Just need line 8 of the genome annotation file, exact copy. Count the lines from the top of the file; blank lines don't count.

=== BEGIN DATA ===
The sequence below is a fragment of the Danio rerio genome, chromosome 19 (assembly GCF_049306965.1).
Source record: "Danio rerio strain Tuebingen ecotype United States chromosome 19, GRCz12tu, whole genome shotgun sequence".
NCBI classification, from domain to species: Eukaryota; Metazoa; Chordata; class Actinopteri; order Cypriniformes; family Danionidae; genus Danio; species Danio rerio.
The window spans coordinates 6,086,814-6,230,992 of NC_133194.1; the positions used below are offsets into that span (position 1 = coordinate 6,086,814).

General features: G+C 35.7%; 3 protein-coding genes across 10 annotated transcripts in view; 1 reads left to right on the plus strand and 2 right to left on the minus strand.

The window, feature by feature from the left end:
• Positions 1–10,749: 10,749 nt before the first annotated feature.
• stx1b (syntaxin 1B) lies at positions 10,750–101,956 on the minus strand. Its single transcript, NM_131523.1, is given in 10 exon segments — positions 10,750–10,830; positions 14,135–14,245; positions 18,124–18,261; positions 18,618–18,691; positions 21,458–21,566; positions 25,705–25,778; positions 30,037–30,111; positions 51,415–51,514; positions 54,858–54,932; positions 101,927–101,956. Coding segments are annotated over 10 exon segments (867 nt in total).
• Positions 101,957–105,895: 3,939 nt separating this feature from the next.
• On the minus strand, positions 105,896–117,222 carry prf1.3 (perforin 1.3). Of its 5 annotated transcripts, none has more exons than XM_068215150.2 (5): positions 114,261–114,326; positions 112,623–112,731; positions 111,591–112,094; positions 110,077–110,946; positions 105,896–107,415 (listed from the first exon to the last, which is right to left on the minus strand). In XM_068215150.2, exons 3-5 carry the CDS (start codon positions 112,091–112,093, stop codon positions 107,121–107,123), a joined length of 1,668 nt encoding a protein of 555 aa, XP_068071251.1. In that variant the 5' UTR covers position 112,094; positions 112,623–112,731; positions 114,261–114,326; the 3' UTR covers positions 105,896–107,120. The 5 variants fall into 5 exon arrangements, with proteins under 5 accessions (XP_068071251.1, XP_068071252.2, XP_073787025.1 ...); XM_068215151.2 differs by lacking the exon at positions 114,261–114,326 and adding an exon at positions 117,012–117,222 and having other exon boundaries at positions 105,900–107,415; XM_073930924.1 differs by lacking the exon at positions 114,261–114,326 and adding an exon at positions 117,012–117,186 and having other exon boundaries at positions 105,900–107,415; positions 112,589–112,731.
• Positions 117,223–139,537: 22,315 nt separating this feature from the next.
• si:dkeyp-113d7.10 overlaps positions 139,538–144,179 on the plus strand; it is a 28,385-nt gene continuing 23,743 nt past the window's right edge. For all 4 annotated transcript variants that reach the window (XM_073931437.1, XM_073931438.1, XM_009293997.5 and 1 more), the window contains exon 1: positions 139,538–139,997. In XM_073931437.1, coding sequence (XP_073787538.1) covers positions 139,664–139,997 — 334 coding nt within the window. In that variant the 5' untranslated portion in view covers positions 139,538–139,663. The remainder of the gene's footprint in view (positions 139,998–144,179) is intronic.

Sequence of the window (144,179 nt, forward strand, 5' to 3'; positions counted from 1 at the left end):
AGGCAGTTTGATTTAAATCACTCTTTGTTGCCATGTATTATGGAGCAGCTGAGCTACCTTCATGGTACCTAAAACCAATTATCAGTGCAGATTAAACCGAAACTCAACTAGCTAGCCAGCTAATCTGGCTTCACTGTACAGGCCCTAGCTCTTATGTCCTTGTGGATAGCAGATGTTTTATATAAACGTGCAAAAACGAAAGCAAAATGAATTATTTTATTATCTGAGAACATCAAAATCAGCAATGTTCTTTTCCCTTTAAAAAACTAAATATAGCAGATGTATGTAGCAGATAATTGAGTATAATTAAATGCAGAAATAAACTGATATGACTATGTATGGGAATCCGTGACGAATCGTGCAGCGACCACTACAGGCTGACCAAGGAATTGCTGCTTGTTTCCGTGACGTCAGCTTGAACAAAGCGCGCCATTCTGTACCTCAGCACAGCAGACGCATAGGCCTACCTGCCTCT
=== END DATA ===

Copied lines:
• stx1b (syntaxin 1B) lies at positions 10,750–101,956 on the minus strand. Its single transcript, NM_131523.1, is given in 10 exon segments — positions 10,750–10,830; positions 14,135–14,245; positions 18,124–18,261; positions 18,618–18,691; positions 21,458–21,566; positions 25,705–25,778; positions 30,037–30,111; positions 51,415–51,514; positions 54,858–54,932; positions 101,927–101,956. Coding segments are annotated over 10 exon segments (867 nt in total).